We recently had a case where a client bought a unit in the inner city some seven years ago. She claimed First Home Owner status thus receiving the First Home Owners grant (as it was back then) as well as a concession on Stamp Duty. The Contract was subject to a Tenancy which expired 3 months after settlement date.
At the end of the Tenancy the Tenant negotiated another 3 month lease. The Tenant subsequently moved out and our client moved in and thought everything was fine. The client later sold the unit in 2010. In 2011 the client received notice from the Office of State Revenue demanding that they pay additional Stamp Duty, penalties, and interest of some $12,000.00 because she did not comply with the requirements for either the First Home Owners Grant or Stamp Duty concession.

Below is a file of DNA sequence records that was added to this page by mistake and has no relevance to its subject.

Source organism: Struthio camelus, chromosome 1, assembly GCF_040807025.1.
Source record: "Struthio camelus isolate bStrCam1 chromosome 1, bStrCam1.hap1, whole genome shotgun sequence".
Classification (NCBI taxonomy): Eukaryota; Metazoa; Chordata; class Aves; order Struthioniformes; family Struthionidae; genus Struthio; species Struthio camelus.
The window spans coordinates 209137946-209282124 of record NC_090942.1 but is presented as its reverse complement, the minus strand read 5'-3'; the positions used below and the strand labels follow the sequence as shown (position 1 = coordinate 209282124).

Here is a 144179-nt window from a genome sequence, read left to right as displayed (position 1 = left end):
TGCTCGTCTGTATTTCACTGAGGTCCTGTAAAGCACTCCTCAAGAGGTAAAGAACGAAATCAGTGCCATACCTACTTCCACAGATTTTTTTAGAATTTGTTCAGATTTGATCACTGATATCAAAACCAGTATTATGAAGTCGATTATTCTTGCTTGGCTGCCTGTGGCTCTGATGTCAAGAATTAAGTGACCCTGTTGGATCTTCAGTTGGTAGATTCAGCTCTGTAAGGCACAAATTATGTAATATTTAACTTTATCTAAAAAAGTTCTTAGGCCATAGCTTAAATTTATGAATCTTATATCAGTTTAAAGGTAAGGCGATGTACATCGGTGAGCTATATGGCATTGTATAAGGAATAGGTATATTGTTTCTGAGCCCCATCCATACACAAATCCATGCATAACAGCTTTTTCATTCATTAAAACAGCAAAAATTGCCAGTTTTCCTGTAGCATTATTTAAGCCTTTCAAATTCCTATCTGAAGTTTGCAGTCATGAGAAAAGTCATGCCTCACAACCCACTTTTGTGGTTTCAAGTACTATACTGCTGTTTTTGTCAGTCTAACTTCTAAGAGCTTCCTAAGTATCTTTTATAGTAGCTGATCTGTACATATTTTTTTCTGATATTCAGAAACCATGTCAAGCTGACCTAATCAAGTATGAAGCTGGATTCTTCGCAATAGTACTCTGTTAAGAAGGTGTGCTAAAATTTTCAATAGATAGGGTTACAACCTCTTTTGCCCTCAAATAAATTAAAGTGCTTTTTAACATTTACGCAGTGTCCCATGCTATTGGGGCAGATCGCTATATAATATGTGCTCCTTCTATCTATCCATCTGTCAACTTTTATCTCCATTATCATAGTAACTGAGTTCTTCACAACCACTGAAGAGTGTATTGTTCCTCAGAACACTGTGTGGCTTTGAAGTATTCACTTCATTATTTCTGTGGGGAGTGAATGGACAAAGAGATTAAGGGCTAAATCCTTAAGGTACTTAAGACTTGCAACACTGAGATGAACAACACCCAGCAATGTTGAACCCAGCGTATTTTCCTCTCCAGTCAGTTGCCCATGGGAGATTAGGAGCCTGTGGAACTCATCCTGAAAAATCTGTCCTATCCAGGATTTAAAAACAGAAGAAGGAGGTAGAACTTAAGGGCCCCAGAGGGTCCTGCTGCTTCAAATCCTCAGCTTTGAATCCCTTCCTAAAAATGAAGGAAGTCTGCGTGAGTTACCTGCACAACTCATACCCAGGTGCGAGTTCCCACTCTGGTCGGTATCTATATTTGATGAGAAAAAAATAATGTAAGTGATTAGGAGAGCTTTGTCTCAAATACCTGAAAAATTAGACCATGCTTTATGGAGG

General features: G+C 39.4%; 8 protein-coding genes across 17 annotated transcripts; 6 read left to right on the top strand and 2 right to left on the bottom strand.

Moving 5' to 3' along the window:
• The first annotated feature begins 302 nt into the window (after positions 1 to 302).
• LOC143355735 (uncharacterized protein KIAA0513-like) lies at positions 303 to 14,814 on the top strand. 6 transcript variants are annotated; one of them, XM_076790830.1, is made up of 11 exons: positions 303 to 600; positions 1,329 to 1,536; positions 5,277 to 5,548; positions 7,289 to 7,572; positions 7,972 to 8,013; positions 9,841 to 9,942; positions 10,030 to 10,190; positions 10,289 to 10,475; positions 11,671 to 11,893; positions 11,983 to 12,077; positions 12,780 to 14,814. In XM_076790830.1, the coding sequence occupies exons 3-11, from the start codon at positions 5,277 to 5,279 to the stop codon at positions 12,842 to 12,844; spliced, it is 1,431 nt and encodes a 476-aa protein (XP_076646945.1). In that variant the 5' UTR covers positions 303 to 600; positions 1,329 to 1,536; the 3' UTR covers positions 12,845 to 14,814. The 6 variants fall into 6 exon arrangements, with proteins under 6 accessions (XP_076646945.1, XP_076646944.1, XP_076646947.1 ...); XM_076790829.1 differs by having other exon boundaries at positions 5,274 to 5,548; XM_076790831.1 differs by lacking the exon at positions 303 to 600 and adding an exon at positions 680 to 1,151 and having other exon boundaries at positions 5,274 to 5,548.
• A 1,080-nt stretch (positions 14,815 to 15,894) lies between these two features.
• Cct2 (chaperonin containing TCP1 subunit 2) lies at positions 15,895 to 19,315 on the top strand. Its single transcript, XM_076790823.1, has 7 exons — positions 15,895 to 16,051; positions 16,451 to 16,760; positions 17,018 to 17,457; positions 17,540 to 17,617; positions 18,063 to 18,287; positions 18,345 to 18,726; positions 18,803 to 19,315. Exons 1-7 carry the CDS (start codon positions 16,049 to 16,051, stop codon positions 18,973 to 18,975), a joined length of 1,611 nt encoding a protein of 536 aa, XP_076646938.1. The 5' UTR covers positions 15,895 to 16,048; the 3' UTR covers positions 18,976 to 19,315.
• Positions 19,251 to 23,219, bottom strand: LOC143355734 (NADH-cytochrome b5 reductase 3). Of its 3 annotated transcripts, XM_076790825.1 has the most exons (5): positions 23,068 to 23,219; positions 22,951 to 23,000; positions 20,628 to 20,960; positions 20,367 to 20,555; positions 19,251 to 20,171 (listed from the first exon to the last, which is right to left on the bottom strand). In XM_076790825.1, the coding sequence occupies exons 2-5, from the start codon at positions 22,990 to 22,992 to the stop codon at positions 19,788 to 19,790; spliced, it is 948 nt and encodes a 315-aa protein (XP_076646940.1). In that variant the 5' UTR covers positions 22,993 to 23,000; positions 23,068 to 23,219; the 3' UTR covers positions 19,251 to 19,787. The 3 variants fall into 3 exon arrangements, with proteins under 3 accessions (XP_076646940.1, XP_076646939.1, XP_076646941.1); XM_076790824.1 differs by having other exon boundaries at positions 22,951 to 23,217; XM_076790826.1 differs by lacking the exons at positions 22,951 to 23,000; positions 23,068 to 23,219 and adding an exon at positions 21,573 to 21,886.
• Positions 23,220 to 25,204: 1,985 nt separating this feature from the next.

The matter is still ongoing in 2013.
On occasions, through an innocent oversight, clients may breach the requirements to qualify for a concession and that mistake can be costly. Other times clients think they will just “take the risk” because “what are the chances of being caught?” Well the chances are quite high actually. In this day and age the Office of State Revenue has so many aids available to them to be able to cross reference information e.g. Electoral role, taxation records, Rental Bond Authority etc that there is a high risk that you will be caught and unfortunately even innocent mistakes do not always meet with the sympathy of the Commissioner. So be warned.
Prefer a video format? Our Principal, John McLaughlin, provides an informative Law Talk episode on Tenancy